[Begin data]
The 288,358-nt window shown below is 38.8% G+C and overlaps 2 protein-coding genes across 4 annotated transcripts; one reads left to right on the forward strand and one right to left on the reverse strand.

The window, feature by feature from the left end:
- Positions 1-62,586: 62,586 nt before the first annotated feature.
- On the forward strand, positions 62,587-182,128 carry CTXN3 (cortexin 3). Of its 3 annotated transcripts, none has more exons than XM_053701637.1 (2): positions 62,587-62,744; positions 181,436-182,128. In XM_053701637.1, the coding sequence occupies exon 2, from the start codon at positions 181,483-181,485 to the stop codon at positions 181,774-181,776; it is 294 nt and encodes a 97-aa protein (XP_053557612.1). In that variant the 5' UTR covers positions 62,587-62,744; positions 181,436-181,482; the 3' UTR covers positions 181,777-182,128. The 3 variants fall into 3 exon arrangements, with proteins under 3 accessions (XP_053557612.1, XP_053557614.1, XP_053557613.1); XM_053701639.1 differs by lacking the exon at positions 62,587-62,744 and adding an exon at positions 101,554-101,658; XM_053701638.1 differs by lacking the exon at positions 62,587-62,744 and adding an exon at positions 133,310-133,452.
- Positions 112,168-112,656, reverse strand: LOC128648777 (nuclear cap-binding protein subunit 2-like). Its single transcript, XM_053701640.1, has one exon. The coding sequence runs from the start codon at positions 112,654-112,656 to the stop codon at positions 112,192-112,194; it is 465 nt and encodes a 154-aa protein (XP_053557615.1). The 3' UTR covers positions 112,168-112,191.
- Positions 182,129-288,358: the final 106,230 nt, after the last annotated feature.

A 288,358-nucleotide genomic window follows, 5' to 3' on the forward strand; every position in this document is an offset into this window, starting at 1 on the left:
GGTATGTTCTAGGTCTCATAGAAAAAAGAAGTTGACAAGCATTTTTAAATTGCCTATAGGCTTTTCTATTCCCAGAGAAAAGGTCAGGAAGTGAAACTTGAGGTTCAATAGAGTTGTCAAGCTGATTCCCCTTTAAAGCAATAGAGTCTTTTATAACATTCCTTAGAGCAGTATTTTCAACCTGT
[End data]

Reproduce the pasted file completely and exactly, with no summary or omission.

The 288,358-nt window shown below is 38.8% G+C and overlaps 2 protein-coding genes across 4 annotated transcripts; one reads left to right on the forward strand and one right to left on the reverse strand.

The window, feature by feature from the left end:
- Positions 1-62,586: 62,586 nt before the first annotated feature.
- On the forward strand, positions 62,587-182,128 carry CTXN3 (cortexin 3). Of its 3 annotated transcripts, none has more exons than XM_053701637.1 (2): positions 62,587-62,744; positions 181,436-182,128. In XM_053701637.1, the coding sequence occupies exon 2, from the start codon at positions 181,483-181,485 to the stop codon at positions 181,774-181,776; it is 294 nt and encodes a 97-aa protein (XP_053557612.1). In that variant the 5' UTR covers positions 62,587-62,744; positions 181,436-181,482; the 3' UTR covers positions 181,777-182,128. The 3 variants fall into 3 exon arrangements, with proteins under 3 accessions (XP_053557612.1, XP_053557614.1, XP_053557613.1); XM_053701639.1 differs by lacking the exon at positions 62,587-62,744 and adding an exon at positions 101,554-101,658; XM_053701638.1 differs by lacking the exon at positions 62,587-62,744 and adding an exon at positions 133,310-133,452.
- Positions 112,168-112,656, reverse strand: LOC128648777 (nuclear cap-binding protein subunit 2-like). Its single transcript, XM_053701640.1, has one exon. The coding sequence runs from the start codon at positions 112,654-112,656 to the stop codon at positions 112,192-112,194; it is 465 nt and encodes a 154-aa protein (XP_053557615.1). The 3' UTR covers positions 112,168-112,191.
- Positions 182,129-288,358: the final 106,230 nt, after the last annotated feature.

A 288,358-nucleotide genomic window follows, 5' to 3' on the forward strand; every position in this document is an offset into this window, starting at 1 on the left:
GGTATGTTCTAGGTCTCATAGAAAAAAGAAGTTGACAAGCATTTTTAAATTGCCTATAGGCTTTTCTATTCCCAGAGAAAAGGTCAGGAAGTGAAACTTGAGGTTCAATAGAGTTGTCAAGCTGATTCCCCTTTAAAGCAATAGAGTCTTTTATAACATTCCTTAGAGCAGTATTTTCAACCTGT